Discover this automn the oeuvre of the Swiss-born British painter, Henry Fuseli (Johann Heinrich Füssli, 1741–1825). Comprising sixty works from public and private collections, span through the most emblematic of works by Füssli, the artist of the imaginary and the sublime. From Shakespearean themes to representations of dreams, nightmares, and apparitions, and mythological and Biblical illustrations, Füssli forged a new aesthetic that shifted between reality and the fantastic.
The son of a painter and art historian, Henry Füssli was trained as a priest and started his artistic career relatively late, during a first trip to London, where he was influenced by the President of the Royal Academy, Sir Joshua Reynolds. After a long stay in Italy, during which he was fascinated, inparticular, by the power of Michelangelo’s works, he settled in London at the end of the 1770s. Anatypical and intellectual artist, Füssli drew his inspiration from the literary sources that he interpreted imaginatively. In his paintings he developed a dreamlike and dramatic pictorial language, with its blend of the marvellous and the fantastic, the sublime and the grotesque.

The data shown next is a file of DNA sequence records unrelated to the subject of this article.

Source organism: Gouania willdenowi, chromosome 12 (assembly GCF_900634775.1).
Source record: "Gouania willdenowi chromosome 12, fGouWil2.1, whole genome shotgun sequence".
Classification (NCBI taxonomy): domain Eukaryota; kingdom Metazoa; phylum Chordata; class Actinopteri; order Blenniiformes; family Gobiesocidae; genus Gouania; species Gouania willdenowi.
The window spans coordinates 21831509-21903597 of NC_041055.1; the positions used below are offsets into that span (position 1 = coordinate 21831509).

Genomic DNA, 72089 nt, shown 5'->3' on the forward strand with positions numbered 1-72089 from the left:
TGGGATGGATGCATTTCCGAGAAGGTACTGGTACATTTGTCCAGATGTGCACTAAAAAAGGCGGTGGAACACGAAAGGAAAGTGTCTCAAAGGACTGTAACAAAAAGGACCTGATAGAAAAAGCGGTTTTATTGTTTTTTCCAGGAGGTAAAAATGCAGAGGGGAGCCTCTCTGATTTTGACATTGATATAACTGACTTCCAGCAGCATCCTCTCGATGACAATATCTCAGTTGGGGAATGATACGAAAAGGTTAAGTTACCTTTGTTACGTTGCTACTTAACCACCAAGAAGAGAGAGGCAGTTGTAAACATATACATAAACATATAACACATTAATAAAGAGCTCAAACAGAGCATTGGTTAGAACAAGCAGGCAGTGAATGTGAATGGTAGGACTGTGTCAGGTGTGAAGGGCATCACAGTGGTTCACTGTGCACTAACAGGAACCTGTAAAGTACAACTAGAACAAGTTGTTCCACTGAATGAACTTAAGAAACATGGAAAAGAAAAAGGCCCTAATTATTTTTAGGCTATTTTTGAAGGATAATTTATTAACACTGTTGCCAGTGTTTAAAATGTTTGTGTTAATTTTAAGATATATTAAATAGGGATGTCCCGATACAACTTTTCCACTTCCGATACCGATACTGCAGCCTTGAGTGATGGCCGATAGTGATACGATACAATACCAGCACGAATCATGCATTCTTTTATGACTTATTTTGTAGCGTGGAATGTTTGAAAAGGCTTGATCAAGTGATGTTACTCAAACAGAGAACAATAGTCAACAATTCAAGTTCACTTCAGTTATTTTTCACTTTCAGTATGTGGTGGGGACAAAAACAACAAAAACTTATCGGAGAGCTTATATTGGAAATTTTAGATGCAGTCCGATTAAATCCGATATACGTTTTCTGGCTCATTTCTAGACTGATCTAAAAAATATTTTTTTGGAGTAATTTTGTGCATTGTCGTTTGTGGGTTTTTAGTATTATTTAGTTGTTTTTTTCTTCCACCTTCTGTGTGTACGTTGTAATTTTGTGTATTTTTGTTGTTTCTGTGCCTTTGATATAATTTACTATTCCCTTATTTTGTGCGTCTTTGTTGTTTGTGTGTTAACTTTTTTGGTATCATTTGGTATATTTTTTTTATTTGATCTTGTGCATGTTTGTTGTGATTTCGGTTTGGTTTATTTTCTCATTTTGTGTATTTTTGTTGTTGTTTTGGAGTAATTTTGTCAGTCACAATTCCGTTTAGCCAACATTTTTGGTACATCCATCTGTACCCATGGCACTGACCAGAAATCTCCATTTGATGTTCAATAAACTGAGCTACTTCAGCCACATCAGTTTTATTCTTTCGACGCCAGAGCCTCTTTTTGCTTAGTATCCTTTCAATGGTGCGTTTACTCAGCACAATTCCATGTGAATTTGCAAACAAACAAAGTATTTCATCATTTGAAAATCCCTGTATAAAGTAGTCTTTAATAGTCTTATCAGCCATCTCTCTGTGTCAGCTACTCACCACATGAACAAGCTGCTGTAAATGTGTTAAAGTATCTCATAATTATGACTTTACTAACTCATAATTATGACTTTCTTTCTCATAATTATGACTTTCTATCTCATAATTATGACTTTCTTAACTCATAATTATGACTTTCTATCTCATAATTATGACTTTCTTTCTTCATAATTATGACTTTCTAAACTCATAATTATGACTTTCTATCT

Come explore Füssli’s entire oeuvre, which has not been the subject of a monographic exhibition in Paris since 1975: from works that represent Shakespeare’splays, in particular Macbeth, onto those depicting mythological and biblical tales, the female figures represented in his graphic works and the themes of nightmares, a truly Füselian obsession, dreams, and apparitions.
Füssli developed a fantastic vein that was quite marginal at the time, as it distorted academic rules. In 1782, he presented his first version of Nightmare, an emblematic work drawn from his imagination that truly established his career as a painter. Elected Associate Member of the Royal Academy in1788, and Academician in 1790, Füssli, while working in a serial fashion, embodied the quest for the sublime that was all the rage in England at the time.
Discover the striking works of the artist - works that are all too rare in French collections - by a highly original painter whose oeuvre was paradoxical, inspired by an imagination in which terror and horror were combined, forming the aesthetic origins of Dark Romanticism.